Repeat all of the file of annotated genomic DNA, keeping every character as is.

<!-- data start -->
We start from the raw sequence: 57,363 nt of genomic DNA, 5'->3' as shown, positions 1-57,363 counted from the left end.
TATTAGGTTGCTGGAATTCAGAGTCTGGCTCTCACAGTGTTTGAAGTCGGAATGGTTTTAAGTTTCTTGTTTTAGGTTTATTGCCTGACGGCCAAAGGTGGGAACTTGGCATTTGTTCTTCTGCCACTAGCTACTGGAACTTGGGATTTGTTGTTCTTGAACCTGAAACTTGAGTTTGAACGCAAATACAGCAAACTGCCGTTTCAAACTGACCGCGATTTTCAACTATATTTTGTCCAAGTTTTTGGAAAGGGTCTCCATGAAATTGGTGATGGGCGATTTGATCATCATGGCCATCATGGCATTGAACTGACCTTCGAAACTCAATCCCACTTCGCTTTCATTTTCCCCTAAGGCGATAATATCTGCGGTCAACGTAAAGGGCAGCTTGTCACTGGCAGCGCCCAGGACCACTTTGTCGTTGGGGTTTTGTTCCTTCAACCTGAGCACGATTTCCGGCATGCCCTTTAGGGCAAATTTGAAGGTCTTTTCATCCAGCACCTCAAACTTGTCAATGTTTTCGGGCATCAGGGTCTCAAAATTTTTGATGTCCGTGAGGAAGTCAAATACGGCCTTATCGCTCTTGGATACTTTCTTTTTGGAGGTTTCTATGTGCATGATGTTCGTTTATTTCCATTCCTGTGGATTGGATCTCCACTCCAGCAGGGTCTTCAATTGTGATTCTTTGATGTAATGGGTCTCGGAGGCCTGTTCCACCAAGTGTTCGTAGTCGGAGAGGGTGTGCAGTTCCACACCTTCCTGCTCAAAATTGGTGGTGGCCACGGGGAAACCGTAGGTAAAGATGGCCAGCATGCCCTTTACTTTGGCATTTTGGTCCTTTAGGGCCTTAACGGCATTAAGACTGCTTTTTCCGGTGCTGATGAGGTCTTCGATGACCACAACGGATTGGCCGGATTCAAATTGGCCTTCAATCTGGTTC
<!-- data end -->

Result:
We start from the raw sequence: 57,363 nt of genomic DNA, 5'->3' as shown, positions 1-57,363 counted from the left end.
TATTAGGTTGCTGGAATTCAGAGTCTGGCTCTCACAGTGTTTGAAGTCGGAATGGTTTTAAGTTTCTTGTTTTAGGTTTATTGCCTGACGGCCAAAGGTGGGAACTTGGCATTTGTTCTTCTGCCACTAGCTACTGGAACTTGGGATTTGTTGTTCTTGAACCTGAAACTTGAGTTTGAACGCAAATACAGCAAACTGCCGTTTCAAACTGACCGCGATTTTCAACTATATTTTGTCCAAGTTTTTGGAAAGGGTCTCCATGAAATTGGTGATGGGCGATTTGATCATCATGGCCATCATGGCATTGAACTGACCTTCGAAACTCAATCCCACTTCGCTTTCATTTTCCCCTAAGGCGATAATATCTGCGGTCAACGTAAAGGGCAGCTTGTCACTGGCAGCGCCCAGGACCACTTTGTCGTTGGGGTTTTGTTCCTTCAACCTGAGCACGATTTCCGGCATGCCCTTTAGGGCAAATTTGAAGGTCTTTTCATCCAGCACCTCAAACTTGTCAATGTTTTCGGGCATCAGGGTCTCAAAATTTTTGATGTCCGTGAGGAAGTCAAATACGGCCTTATCGCTCTTGGATACTTTCTTTTTGGAGGTTTCTATGTGCATGATGTTCGTTTATTTCCATTCCTGTGGATTGGATCTCCACTCCAGCAGGGTCTTCAATTGTGATTCTTTGATGTAATGGGTCTCGGAGGCCTGTTCCACCAAGTGTTCGTAGTCGGAGAGGGTGTGCAGTTCCACACCTTCCTGCTCAAAATTGGTGGTGGCCACGGGGAAACCGTAGGTAAAGATGGCCAGCATGCCCTTTACTTTGGCATTTTGGTCCTTTAGGGCCTTAACGGCATTAAGACTGCTTTTTCCGGTGCTGATGAGGTCTTCGATGACCACAACGGATTGGCCGGATTCAAATTGGCCTTCAATCTGGTTC